Book Signing Scheduled at The Country Bookshop -- Dodson: Coming 'Home'
"'Final Rounds' Author Jim Dodson Settles In" read the headline in the June 8, 2005, issue of The Pilot.
"Famed golf writer and editor James Dodson is planning to spend as much as a year living in Southern Pines, writing columns and features for The Pilot while he works on a book about living in the Sandhills."
"It's a coup for The Pilot," publisher David Woronoff said at the time. "I can't think of another newspaper in North Carolina -- or the Southeast, for that matter -- that can boast of a staffer who has written three best-selling books."
What, readers wondered, would the internationally-acclaimed, award-winning author and golf journalist write about in his first Sunday column?
Pants. "But not just any pants. Green pants."
Dozens of columns in The Pilot, and his "Sweet Tea Chronicles" in the PineStraw magazine followed, each one more memorable than the next, like "Molly Helps Complete the Circle," the story of his sprinkling the ashes of his mother's old dog among the flowerbeds at her former home in Greensboro. His writing has earned him a legion of new fans as well as the N.C. Press Association's top prize in several categories.
Now, his long-awaited book about his journey back to North Carolina is finally here.
On Thursday, May 14, at 6 p.m. at The Country Bookshop in downtown Southern Pines, Dodson will present, "A Son of the Game: A Story of Golf, Going Home, and Sharing Life's Lessons."
Dodson began his career in journalism in 1977 at the Greensboro Daily News where his father, Braxton Dodson, had worked as an aviation writer and part-time ad salesman. Six years later, he was headed for a long-anticipated job interview at the Washington Post, a job he wasn't sure he wanted.
"In that case, Bo," Dodson's father said, "why don't you write about things you love? Things you care about or that simply interest you, and everything may fall into place. Things we love tend to take us where we need to go."
That advice ended up changing the direction of his career, Dodson says. He turned down the Post job and went to work instead for Yankee Magazine in rural New Hampshire, vowing to write only about things that either made someone laugh or pause or think, a career shift that opened a whole new world of possibilities and perhaps, looking back, may have even saved his life.
Four of Dodson's seven books are about his relationship with members of his family -- his father ("Final Rounds," 1996), his daughter, Maggie ("Faithful Travelers", 1998), his son, Jack ("The Road to Somewhere", 2003), and now, "A Son of the Game," about the bonds between father and son.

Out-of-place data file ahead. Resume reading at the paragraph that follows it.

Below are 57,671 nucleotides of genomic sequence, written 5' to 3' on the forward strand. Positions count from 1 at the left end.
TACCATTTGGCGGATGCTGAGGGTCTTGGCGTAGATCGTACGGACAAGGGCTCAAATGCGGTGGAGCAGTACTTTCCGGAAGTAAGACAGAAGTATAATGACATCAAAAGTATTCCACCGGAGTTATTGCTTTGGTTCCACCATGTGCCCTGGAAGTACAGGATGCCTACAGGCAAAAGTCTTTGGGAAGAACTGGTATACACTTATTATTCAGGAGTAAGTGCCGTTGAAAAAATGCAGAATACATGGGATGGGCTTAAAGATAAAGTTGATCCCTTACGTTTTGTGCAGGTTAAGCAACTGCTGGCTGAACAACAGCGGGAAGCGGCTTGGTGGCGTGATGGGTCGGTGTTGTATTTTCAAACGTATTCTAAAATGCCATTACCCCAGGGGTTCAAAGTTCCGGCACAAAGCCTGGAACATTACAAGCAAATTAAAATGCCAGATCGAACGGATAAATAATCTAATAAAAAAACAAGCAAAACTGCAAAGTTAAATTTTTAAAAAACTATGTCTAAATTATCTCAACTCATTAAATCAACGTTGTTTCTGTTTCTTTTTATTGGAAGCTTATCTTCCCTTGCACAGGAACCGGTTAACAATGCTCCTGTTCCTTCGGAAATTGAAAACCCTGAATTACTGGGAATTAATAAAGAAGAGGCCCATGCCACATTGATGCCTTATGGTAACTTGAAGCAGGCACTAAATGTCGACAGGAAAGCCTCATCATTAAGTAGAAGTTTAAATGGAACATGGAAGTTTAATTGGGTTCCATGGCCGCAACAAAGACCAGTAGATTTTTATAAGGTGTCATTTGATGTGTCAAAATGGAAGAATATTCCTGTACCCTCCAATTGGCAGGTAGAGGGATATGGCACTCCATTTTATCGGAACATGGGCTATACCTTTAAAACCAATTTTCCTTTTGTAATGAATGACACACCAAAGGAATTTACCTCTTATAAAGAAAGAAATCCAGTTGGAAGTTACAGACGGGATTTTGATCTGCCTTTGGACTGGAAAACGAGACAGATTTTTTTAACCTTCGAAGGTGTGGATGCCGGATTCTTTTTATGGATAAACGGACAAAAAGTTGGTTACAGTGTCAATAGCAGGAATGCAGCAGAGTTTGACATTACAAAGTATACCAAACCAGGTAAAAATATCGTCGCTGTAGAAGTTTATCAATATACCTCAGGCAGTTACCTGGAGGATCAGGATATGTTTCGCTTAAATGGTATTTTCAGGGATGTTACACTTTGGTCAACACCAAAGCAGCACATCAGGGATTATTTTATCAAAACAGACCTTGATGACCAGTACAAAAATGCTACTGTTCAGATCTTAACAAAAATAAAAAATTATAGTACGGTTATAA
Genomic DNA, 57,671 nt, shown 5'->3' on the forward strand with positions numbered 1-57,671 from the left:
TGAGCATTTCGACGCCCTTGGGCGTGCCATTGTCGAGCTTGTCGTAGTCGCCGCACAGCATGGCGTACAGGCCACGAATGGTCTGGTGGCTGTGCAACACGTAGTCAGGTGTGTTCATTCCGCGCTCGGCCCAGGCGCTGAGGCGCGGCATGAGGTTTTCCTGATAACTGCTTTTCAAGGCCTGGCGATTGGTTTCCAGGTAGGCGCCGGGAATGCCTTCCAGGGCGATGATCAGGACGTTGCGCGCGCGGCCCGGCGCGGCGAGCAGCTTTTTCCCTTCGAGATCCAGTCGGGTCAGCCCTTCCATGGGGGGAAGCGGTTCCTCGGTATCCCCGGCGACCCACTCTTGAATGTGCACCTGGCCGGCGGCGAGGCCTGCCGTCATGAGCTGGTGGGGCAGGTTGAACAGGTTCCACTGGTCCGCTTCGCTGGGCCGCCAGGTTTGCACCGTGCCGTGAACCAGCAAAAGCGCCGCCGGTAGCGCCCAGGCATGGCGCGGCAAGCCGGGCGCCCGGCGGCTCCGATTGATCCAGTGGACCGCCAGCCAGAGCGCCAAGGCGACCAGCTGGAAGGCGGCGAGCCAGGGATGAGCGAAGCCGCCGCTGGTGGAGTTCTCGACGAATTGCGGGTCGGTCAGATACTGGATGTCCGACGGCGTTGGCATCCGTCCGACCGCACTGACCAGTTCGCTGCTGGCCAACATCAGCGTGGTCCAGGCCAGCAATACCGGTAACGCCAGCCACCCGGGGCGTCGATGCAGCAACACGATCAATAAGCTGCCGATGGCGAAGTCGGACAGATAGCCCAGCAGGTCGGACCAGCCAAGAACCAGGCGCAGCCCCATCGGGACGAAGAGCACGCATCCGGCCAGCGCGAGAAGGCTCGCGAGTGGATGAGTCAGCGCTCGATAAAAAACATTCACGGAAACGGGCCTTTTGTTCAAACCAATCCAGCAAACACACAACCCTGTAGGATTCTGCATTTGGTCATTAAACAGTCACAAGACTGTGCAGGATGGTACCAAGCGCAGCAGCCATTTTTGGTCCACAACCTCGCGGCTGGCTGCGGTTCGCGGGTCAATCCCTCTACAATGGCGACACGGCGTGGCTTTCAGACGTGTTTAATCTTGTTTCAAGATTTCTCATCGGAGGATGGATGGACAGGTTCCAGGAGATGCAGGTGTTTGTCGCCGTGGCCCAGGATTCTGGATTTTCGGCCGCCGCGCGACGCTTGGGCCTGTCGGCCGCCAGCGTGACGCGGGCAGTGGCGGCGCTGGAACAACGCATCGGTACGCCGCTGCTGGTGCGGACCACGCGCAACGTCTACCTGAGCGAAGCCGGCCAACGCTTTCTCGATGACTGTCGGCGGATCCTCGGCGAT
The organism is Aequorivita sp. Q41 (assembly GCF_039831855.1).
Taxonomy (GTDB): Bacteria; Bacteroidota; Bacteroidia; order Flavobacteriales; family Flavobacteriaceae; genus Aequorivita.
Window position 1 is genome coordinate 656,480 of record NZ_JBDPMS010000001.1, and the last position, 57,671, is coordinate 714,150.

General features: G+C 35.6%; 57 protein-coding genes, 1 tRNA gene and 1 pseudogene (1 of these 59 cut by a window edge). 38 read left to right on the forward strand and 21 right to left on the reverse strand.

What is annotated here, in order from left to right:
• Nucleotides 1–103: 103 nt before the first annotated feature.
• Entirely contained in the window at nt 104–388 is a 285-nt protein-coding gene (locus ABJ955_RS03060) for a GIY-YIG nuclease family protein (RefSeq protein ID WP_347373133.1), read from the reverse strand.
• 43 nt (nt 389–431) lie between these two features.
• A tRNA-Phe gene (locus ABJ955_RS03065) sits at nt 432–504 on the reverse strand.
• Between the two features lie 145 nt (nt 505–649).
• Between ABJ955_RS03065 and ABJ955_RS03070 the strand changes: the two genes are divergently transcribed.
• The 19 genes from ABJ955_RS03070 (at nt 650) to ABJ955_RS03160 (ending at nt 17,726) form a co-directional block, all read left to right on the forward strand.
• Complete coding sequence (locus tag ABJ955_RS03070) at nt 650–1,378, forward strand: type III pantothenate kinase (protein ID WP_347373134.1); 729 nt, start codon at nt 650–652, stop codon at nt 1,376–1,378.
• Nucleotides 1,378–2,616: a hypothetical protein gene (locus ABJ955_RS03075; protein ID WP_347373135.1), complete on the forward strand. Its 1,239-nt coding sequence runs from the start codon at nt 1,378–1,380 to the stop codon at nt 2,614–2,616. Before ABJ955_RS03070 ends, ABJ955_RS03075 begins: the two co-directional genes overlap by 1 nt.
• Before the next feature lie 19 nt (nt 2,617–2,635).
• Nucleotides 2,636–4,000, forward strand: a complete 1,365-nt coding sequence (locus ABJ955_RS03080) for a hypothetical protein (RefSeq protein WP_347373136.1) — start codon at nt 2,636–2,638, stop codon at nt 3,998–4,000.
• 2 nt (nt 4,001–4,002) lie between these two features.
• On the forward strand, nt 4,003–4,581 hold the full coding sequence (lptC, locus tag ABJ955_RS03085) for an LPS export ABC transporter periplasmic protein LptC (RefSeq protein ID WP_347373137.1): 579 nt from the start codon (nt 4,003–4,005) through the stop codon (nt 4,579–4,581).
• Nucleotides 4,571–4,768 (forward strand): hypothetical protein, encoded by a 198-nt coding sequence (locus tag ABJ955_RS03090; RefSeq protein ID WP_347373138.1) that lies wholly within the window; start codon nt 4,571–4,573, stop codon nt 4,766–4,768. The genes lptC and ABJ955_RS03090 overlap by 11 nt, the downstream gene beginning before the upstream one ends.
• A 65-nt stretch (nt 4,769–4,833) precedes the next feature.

"My good friend Jim Dodson seems to come up with one good book after another," says golf legend Arnold Palmer. "But he produces something particularly powerful, something extra when he writes about his own life experiences, as in his first book, the highly acclaimed 'Final Rounds,' and his latest, 'A Son of the Game.' He is now the father, passing on to his son, Jack, the love and contentment he has rediscovered in golf and family. Once again, Jim touches the heartstrings."
"My old man was the original Silver Lining Guy," Dodson writes of his father, "a man who could have taught the entire Hemlock Society the power of positive thinking. As a teenager I dubbed him, not entirely kindly, Opti the Mystic because of his relentless good cheer, his imperturbable knack of seeing any problem or crisis as 'an opportunity for growth.'
"I've weathered the ordinary ups and downs of life with a certain grace and good humor, all of which I could directly attribute to my father's example and influence. It wasn't just a deep love of the game he'd passed on to me through all those years on the golf course--but a means of looking at broader life, as well."
Dodson still misses his father who died in 1995. "The older I get, I wish I had him around to play golf and talk about things," he says. Now, like his dad, he sees golf as a splendid way of staying connected to his son. "If golf brought Jack only half the pleasure and friendships it has brought me, this would be a father's gift for a lifetime."
Jim Dodson grew up in Greensboro and graduated from East Carolina University. He was an award-winning columnist for Golf Magazine for almost 20 years and travel editor for American Express's Departures Magazine for a decade. He has won national awards for his public affairs and political writing, and multiple awards from the Golf Writers of America and other industry organizations. "Final Rounds" sold more than 300,000 copies worldwide and received the Golf Book of the Year (1996) Award from the International Network of Golf. The television movie of "Faithful Travelers" was ranked as one of the top films of 2001. His biography, "Ben Hogan: An American Life," won the USGA 2004 International Book Award, and "A Golfer's Life" with Arnold Palmer has been called one of the "great sports autobiographies of our time."
For information call The Country Bookshop at (910) 692-3211.
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